RM25 per head, the man said. That’s how much they charge for a 30-minute boat ride to see the fireflies in Sungai Yak Yah, Kampung Ibok, in the district of Kemaman, Terengganu. But that price is for tourists, untuk orang kite mesti boleh dapat murah lagi (for us, Malaysians, we should be able to get a better price), DH smoothly replied. And so they agreed on RM20 per adult, RM10 for children. It helped that there were 17 of us in our group: 8 adults and 9 children.
The drive to the kampung was made easier by my HTC Desire smartphone’s Maps application, despite the slow refresh rate as we moved farther and farther from the township of Cukai. As we neared the Firefly Sanctuary, the road became darker, making me wonder if there was a mistake in the signage. “Kelip-Kelip 100m“, the brown sign said. DH almost missed the small slip road under an ascending bridge.
There was nothing to indicate that we have come to the right place. Everything was pitch-black. There was no office or reception hall in sight. All I could see was a parked car with our man and his companion. Such a stark contrast from its highly publicized and more well-known equivalent in Kuala Selangor.
Our man shook hands briefly with DH then proceeded to distributing life jackets to everyone. I started to feel a bit more confident with the odd arrangement upon seeing that the life jackets were fairly new and quite well-maintained. They even had child-sized life jackets for all the children. And the guy insisted that we put them on properly, including fastening the strap between the legs (to ensure that the life jacket stays in place and doesn’t hike up to our faces once submerged in water).
We walked down a sloping concrete path into our boat — two large canoes secured to each other side by side. Our guy’s torchlight was our only source of light as we gingerly stepped into the boats and took our places. Our guy’s assistant untied the rope that moored our boat to a post somewhere under the bridge and we started moving slowly into the river.
The boats moved smoothly and noiselessly in the still waters of the river. We couldn’t even hear a single muted whirr from its motor. I somehow assumed there was a motor somewhere because we didn’t have any paddles.
The darkness that enshrouded us like a thick blanket made me feel afraid. It didn’t help when our guy identified a large swooping figure in the sky as a bat. (Vampire in disguise?? Inwardly I cursed all the horror movies that I’ve seen as a child.) But I had no choice; I had to put on a brave front for my children. So I turned my eyes upwards and pointed at the crescent moon. “The crescent moon makes the sky like a happy face!” Twin2 exclaimed. I smiled at my 4-year old son’s observation and started to relax.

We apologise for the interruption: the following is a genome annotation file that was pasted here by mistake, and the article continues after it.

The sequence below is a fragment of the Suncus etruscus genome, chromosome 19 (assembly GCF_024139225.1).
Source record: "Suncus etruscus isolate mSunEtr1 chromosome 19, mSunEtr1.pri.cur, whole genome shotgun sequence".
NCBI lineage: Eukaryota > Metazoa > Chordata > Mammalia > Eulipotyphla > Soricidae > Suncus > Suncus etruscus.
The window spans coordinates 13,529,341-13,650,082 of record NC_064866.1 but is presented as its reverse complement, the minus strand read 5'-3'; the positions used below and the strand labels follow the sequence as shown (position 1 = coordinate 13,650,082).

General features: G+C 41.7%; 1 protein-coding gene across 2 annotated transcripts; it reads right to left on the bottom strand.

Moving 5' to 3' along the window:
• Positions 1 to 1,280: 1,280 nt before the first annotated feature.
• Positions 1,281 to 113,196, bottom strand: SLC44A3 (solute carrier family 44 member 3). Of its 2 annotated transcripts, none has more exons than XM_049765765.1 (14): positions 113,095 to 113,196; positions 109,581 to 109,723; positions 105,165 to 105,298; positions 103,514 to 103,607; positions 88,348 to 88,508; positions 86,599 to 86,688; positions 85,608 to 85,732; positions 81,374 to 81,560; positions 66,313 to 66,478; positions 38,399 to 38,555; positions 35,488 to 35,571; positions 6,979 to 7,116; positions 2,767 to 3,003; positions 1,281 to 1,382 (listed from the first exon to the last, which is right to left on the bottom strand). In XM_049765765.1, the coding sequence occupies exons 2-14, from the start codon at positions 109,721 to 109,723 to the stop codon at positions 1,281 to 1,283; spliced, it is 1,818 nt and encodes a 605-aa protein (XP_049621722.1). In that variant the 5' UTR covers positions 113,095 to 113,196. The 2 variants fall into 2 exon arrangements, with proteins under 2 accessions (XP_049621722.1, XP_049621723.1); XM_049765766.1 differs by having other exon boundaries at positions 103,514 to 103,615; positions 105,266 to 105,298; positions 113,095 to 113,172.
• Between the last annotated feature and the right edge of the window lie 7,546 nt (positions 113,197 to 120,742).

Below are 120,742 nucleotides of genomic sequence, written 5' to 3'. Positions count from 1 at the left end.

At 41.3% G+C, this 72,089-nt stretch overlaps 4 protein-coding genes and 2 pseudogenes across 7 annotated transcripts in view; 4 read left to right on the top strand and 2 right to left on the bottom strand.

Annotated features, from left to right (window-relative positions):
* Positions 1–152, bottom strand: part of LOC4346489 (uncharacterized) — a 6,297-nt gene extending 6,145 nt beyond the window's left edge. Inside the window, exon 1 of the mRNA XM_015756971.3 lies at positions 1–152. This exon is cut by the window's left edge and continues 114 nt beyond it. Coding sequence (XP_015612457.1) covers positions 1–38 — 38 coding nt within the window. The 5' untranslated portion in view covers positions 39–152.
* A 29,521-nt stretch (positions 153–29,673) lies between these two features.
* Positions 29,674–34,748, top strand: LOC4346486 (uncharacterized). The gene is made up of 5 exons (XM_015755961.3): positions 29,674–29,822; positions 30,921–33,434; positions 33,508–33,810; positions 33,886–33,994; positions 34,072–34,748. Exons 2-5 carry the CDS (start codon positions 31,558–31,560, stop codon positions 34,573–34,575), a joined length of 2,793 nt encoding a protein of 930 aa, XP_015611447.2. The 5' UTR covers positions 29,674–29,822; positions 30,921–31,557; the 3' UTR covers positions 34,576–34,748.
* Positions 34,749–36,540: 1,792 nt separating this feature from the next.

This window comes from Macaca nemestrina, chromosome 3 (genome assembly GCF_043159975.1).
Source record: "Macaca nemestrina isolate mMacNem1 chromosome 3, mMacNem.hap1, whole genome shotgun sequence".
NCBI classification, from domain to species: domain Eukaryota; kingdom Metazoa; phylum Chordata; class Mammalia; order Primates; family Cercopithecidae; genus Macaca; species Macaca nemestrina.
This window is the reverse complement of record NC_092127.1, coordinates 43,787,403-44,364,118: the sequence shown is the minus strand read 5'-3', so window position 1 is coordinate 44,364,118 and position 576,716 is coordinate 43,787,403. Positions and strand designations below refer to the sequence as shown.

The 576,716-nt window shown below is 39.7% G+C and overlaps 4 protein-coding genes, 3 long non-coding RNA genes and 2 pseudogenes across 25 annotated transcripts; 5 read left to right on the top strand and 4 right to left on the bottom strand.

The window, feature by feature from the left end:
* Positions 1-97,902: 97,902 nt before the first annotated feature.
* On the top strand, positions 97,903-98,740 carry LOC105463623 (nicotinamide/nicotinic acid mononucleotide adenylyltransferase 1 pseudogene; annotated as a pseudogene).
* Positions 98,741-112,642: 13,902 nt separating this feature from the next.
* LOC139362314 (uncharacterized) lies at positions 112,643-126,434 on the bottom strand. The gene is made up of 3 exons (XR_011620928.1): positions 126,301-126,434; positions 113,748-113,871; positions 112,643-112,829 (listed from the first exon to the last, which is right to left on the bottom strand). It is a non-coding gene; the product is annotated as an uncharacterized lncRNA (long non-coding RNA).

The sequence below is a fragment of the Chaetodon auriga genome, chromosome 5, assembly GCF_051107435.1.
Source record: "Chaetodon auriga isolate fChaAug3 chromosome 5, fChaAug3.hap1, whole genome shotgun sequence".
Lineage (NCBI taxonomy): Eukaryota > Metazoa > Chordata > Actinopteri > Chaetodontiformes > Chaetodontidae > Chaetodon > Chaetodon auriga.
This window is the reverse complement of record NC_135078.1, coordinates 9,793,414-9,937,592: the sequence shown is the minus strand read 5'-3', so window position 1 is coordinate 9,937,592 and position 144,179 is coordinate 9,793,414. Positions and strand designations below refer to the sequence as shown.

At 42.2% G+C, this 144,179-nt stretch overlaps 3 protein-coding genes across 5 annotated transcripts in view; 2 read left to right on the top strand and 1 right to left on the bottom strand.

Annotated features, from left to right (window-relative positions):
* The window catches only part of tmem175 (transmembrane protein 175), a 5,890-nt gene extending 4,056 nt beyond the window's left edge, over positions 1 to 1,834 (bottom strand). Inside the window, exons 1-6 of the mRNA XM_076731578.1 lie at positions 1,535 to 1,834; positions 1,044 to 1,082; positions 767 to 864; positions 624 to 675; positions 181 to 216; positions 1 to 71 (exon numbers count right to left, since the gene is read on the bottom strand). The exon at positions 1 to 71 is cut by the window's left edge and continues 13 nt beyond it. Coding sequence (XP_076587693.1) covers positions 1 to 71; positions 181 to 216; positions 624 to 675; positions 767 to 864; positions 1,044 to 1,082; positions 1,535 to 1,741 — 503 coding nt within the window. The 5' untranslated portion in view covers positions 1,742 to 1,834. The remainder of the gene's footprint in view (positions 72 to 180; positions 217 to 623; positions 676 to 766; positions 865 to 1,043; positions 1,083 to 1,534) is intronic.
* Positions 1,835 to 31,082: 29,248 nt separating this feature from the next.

As my eyes slowly adjusted to the darkness, I became aware of the presence of a small cluster of the tiniest flickering lights in the vegetation beside the river. The fireflies! How aptly named they are in the Malay language: kelip-kelip, i.e. flickering.
Our guide explained that their numbers are at their highest from May to July and that what we were seeing only comprised about half of the usual number of fireflies in the area. Hence, some bushes were adorned with those flickering lights, most had none, although one towering tree was lit up all the way to the top like a giant Christmas tree.
So what was it like seeing the fireflies? Imagine Christmas lights. But imagine them as small pinpoints, faintly flickering, as though lightly covered by mist. Now imagine being in a canoe, in total darkness, silently gliding towards those lights. Then imagine yourself being surrounded by those lights as your boat stops beneath a small canopy of leaves. Imagine yourself lightly cupping a stray flickering light in your hands, seeing the minuscule flash of light moving between your fingers yet barely feeling the tiny creature from whence the light came. For a fleeting moment, I felt like being surrounded by fairies, then capturing Tinkerbell in my hands. Suddenly, I wished that I was sitting all alone in the boat with DH in our honeymoon…
Unfortunately, it was absolutely impossible to take any photographs. It was just simply too dark to see anything. And a flash would have overpowered the fireflies’ flickering display. All I have are my memories of this one unforgettable, magical night with nature’s fairies.